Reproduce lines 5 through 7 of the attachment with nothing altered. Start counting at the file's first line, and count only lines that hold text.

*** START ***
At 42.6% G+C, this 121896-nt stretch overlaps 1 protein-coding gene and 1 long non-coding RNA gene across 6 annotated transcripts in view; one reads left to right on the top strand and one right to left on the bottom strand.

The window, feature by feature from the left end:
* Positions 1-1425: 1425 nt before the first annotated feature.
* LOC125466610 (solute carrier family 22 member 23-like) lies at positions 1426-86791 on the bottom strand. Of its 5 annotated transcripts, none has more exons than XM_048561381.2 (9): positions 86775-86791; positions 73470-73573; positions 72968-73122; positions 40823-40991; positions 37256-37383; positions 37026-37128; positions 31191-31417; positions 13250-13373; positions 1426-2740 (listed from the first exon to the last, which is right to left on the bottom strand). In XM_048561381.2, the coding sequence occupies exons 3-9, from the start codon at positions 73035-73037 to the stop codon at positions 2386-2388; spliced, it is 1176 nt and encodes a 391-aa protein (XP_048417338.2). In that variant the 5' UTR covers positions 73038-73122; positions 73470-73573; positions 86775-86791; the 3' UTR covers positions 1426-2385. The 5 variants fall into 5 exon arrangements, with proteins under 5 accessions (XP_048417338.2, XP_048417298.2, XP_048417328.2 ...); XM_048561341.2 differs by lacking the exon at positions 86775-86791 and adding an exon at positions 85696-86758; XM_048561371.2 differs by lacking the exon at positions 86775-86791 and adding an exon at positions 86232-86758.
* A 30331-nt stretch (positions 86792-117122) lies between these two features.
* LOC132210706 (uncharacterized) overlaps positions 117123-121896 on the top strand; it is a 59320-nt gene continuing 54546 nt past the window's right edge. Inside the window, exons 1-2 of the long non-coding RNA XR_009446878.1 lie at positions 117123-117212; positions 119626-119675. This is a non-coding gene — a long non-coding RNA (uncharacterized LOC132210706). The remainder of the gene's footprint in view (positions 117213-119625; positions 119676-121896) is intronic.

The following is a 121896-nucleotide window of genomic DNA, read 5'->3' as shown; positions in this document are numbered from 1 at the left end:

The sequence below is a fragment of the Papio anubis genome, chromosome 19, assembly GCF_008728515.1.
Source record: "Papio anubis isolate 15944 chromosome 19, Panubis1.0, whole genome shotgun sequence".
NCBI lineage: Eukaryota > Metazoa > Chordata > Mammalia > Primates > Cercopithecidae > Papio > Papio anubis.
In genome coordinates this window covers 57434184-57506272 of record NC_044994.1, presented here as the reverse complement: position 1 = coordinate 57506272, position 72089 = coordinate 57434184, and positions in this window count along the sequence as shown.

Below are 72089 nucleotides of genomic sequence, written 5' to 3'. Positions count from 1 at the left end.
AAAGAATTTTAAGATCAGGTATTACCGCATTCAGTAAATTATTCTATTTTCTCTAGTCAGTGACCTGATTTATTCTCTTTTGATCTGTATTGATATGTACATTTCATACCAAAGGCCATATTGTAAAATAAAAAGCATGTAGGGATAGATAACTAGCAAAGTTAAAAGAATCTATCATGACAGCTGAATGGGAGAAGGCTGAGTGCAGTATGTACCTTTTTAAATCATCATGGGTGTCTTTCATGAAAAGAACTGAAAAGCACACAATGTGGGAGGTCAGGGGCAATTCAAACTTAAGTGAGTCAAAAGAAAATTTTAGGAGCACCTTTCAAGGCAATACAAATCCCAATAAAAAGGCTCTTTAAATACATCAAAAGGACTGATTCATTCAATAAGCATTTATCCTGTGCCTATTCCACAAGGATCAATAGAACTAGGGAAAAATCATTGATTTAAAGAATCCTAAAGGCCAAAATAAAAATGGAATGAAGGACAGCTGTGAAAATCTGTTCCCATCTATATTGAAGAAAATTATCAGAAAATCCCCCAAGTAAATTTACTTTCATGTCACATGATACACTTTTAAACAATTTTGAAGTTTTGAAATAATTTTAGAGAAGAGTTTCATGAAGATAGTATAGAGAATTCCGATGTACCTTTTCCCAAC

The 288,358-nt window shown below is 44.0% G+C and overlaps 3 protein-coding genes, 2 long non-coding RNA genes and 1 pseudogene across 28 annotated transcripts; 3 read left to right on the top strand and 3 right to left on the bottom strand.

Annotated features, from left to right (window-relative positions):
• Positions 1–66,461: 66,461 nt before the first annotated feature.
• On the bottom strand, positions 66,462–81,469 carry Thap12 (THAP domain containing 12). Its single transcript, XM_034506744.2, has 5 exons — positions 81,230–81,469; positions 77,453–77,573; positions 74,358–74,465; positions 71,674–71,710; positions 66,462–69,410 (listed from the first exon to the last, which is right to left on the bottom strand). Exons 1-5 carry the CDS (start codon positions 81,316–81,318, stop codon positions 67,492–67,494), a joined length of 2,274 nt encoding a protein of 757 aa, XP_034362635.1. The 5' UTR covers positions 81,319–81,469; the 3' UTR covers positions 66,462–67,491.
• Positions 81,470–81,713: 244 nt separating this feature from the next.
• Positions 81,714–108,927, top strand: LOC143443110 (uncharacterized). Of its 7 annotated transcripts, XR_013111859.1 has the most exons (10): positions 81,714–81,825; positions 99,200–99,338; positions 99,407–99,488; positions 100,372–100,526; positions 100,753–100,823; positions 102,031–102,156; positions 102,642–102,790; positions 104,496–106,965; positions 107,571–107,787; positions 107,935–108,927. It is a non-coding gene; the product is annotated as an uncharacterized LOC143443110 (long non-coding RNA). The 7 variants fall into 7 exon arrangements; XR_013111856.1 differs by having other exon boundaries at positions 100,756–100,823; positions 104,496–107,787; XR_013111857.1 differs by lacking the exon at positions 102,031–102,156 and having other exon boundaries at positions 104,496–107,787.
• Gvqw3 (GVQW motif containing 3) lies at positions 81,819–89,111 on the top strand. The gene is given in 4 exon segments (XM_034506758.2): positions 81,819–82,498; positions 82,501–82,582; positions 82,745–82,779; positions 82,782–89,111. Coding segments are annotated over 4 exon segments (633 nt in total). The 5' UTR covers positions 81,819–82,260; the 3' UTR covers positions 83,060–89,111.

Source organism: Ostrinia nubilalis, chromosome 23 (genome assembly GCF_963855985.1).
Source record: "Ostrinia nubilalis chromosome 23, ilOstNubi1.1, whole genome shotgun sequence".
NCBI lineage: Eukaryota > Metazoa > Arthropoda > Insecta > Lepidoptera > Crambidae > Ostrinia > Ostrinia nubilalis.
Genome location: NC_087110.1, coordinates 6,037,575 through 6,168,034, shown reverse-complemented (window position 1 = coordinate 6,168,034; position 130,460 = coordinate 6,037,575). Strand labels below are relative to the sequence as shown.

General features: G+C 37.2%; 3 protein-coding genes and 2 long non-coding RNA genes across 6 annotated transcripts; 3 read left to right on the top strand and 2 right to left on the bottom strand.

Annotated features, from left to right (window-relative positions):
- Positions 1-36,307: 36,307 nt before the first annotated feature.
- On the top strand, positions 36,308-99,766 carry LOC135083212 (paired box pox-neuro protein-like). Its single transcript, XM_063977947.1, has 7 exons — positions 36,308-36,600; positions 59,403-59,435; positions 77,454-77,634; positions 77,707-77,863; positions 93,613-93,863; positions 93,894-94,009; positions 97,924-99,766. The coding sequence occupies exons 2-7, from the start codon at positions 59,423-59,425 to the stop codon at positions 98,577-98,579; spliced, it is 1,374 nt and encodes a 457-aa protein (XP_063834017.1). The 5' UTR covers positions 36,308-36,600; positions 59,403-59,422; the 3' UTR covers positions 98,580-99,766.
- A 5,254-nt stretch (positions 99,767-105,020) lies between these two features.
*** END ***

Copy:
* A 30331-nt stretch (positions 86792-117122) lies between these two features.
* LOC132210706 (uncharacterized) overlaps positions 117123-121896 on the top strand; it is a 59320-nt gene continuing 54546 nt past the window's right edge. Inside the window, exons 1-2 of the long non-coding RNA XR_009446878.1 lie at positions 117123-117212; positions 119626-119675. This is a non-coding gene — a long non-coding RNA (uncharacterized LOC132210706). The remainder of the gene's footprint in view (positions 117213-119625; positions 119676-121896) is intronic.

The following is a 121896-nucleotide window of genomic DNA, read 5'->3' as shown; positions in this document are numbered from 1 at the left end: